When you run a winter maintenance business, you have to look at the seasons backwards. There’s very little ‘looking forward to summer’, as we primarily focus all year round on one season, no matter the time of year. We operate ‘reverse winter timeline planning’ to make sure the team is focused throughout the summer, and that we are fully prepared for every eventuality, at every customer site, in the winter months.
This year has already seen record-breaking high temperatures and flood-inducing rainfall. If this winter turns out to be another record breaker, then businesses need to consider now if they are ready for the snow and ice that could potentially hit. With the weather turning increasingly erratic over the last few years, we cannot rule out the possibility of extreme cold weather striking early.
It’s never too early to put a plan in place for winter strategy. We’re no different to any other winter maintenance specialist, and this is the drum we all beat. We recommend businesses start putting these winter plans together in the spring, but as we head into autumn it’s definitely time to consider what this winter might bring.
Nothing holds back winter, and while it might be hard to consider spending tight budgets on snow clearance or gritting when the thermometer recently hit a record-breaking 38 degrees, it is financially better to get the provision in place early. Being organised enables a quality provider to plan and prepare according to specific needs, saving money from potential damage in the long run.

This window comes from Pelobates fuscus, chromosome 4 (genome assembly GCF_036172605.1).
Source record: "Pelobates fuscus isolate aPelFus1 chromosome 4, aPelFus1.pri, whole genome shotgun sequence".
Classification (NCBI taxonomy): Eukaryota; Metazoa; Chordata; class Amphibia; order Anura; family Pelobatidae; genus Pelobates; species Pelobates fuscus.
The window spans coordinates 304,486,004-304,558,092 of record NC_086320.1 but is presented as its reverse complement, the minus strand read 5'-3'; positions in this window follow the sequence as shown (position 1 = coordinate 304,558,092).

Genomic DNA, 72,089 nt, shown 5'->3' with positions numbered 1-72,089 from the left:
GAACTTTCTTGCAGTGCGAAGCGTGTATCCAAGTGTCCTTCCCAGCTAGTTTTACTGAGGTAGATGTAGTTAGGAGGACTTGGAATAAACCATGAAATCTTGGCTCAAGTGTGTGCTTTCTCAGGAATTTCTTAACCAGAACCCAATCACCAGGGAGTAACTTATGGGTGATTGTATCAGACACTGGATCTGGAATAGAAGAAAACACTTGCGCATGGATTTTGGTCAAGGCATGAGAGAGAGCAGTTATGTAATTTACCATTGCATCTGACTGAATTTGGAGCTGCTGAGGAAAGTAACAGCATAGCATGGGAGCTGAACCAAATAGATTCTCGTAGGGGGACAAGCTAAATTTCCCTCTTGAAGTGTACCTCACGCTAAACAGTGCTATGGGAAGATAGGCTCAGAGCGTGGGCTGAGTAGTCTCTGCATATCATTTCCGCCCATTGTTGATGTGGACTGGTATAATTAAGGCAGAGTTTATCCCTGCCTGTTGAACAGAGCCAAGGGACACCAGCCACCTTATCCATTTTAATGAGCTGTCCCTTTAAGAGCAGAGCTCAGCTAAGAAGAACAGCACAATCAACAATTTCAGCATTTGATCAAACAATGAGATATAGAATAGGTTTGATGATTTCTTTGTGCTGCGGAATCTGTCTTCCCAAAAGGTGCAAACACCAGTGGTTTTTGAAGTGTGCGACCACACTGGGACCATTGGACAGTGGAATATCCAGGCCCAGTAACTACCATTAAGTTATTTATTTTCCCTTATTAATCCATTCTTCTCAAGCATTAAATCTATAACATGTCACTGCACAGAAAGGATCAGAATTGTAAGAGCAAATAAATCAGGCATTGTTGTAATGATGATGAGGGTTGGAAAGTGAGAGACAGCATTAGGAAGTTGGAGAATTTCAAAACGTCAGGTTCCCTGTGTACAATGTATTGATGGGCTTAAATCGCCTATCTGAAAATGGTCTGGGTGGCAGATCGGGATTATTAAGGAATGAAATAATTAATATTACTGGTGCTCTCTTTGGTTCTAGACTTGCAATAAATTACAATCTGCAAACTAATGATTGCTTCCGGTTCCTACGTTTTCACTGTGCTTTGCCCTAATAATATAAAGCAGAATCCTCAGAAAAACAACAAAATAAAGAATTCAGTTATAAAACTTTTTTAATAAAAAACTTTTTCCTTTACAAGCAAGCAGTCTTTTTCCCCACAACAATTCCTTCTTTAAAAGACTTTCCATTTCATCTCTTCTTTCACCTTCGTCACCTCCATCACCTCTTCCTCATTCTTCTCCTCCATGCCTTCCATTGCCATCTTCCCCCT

Our experience indicates that we achieve the best results when we work to a ‘reverse timeline’ to mobilise and execute a professional winter service. In Scotland and northern England, winter weather can often hit earlier than expected, so we need to be particularly organised and adaptable to move the schedule by a month if needs be.
- November – season starts
- Start of October – mobilisation – inductions, issue keys and fobs, allocate operatives
- Mid-September – sign contracts
- Start September – contracts issued Mid-August – proposals issued
- Start August – sites mapped and approved
- Start July – verbal discussion
- April-June – review of season
- May-June – renewals
This timeline means every site and customer have been fully surveyed and all needs have been discussed in good time. Good communication is key, and we always advise that if a winter maintenance provider isn’t in touch early and enthusiastic about a particular contract, then think twice.
Gritting is more of a bespoke service than you might imagine. It’s not just about putting salt on the ground when it’s cold. Protection from snow and ice requires real knowledge of a number of elements about a client’s site, from the topography and access points to the number of entrances and car parks that need to be cleared. We cannot run the risk of not properly covering the surfaces, or using the wrong materials. And that’s before we assess the stocks we have in place, ensuring they never fall short.
PILLARS OF PARTNERSHIP
Our dedicated account teams focus on education and helping organisations to understand the importance of not just being prepared for winter, but also the work that goes into winter maintenance build-up and preparation. We also want our clients to appreciate the reasons behind the costs for high-quality services that truly protect their business, their employees and their customers.
Our ‘six pillars of partnership’ were launched with this in mind, building an understanding that winter safety is a year-round issue. The six pillars encompass these themes: reputation, account management, skilled workers, forecasting, technology and assurances, emphasising our clear focus on winter planning through every season and the importance of partnering with and supporting each individual client.
Not everyone wants to spend their summer considering winter, which is why we do what we do. Dedicating our time to winter planning means that our clients can focus on their day jobs. We pride ourselves on well-structured, customised planning, clear timelines and good communication to keep things running smoothly. These are the elements that should be at the core of high-quality winter maintenance services.